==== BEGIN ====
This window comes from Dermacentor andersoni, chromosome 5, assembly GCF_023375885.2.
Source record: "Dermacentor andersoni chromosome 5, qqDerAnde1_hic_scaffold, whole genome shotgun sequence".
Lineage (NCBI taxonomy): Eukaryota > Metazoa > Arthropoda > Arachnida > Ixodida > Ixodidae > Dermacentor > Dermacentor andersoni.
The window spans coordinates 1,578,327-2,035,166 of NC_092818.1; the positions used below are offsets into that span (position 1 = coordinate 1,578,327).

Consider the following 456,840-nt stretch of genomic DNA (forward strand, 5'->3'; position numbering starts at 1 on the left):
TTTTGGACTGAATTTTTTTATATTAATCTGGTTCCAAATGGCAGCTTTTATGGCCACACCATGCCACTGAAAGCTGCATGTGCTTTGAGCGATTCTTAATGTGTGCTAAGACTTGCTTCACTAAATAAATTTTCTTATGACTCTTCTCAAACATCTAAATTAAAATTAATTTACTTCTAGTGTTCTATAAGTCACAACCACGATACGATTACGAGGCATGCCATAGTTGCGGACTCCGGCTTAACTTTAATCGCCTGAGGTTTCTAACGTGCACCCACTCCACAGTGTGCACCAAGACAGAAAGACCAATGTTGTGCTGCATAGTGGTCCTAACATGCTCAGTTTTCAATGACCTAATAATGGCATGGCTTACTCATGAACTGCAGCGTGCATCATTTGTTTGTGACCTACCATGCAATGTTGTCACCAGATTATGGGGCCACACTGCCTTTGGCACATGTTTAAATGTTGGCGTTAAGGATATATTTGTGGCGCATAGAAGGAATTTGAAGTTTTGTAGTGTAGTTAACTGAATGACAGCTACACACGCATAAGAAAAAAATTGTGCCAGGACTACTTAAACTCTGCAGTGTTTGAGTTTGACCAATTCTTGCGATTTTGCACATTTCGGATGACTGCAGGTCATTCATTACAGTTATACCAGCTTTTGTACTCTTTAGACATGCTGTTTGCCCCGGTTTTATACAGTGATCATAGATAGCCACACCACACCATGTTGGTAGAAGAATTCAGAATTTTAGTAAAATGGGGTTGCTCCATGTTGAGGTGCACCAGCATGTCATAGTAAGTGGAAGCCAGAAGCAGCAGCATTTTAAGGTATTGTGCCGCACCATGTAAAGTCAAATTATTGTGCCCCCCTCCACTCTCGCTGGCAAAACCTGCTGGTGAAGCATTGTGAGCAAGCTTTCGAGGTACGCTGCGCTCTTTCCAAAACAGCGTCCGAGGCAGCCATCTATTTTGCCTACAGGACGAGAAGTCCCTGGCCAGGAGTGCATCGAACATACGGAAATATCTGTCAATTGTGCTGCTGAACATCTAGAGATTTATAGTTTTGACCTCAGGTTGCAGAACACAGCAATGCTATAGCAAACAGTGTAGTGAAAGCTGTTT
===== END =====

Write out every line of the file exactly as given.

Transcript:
This window comes from Dermacentor andersoni, chromosome 5, assembly GCF_023375885.2.
Source record: "Dermacentor andersoni chromosome 5, qqDerAnde1_hic_scaffold, whole genome shotgun sequence".
Lineage (NCBI taxonomy): Eukaryota > Metazoa > Arthropoda > Arachnida > Ixodida > Ixodidae > Dermacentor > Dermacentor andersoni.
The window spans coordinates 1,578,327-2,035,166 of NC_092818.1; the positions used below are offsets into that span (position 1 = coordinate 1,578,327).

Consider the following 456,840-nt stretch of genomic DNA (forward strand, 5'->3'; position numbering starts at 1 on the left):
TTTTGGACTGAATTTTTTTATATTAATCTGGTTCCAAATGGCAGCTTTTATGGCCACACCATGCCACTGAAAGCTGCATGTGCTTTGAGCGATTCTTAATGTGTGCTAAGACTTGCTTCACTAAATAAATTTTCTTATGACTCTTCTCAAACATCTAAATTAAAATTAATTTACTTCTAGTGTTCTATAAGTCACAACCACGATACGATTACGAGGCATGCCATAGTTGCGGACTCCGGCTTAACTTTAATCGCCTGAGGTTTCTAACGTGCACCCACTCCACAGTGTGCACCAAGACAGAAAGACCAATGTTGTGCTGCATAGTGGTCCTAACATGCTCAGTTTTCAATGACCTAATAATGGCATGGCTTACTCATGAACTGCAGCGTGCATCATTTGTTTGTGACCTACCATGCAATGTTGTCACCAGATTATGGGGCCACACTGCCTTTGGCACATGTTTAAATGTTGGCGTTAAGGATATATTTGTGGCGCATAGAAGGAATTTGAAGTTTTGTAGTGTAGTTAACTGAATGACAGCTACACACGCATAAGAAAAAAATTGTGCCAGGACTACTTAAACTCTGCAGTGTTTGAGTTTGACCAATTCTTGCGATTTTGCACATTTCGGATGACTGCAGGTCATTCATTACAGTTATACCAGCTTTTGTACTCTTTAGACATGCTGTTTGCCCCGGTTTTATACAGTGATCATAGATAGCCACACCACACCATGTTGGTAGAAGAATTCAGAATTTTAGTAAAATGGGGTTGCTCCATGTTGAGGTGCACCAGCATGTCATAGTAAGTGGAAGCCAGAAGCAGCAGCATTTTAAGGTATTGTGCCGCACCATGTAAAGTCAAATTATTGTGCCCCCCTCCACTCTCGCTGGCAAAACCTGCTGGTGAAGCATTGTGAGCAAGCTTTCGAGGTACGCTGCGCTCTTTCCAAAACAGCGTCCGAGGCAGCCATCTATTTTGCCTACAGGACGAGAAGTCCCTGGCCAGGAGTGCATCGAACATACGGAAATATCTGTCAATTGTGCTGCTGAACATCTAGAGATTTATAGTTTTGACCTCAGGTTGCAGAACACAGCAATGCTATAGCAAACAGTGTAGTGAAAGCTGTTT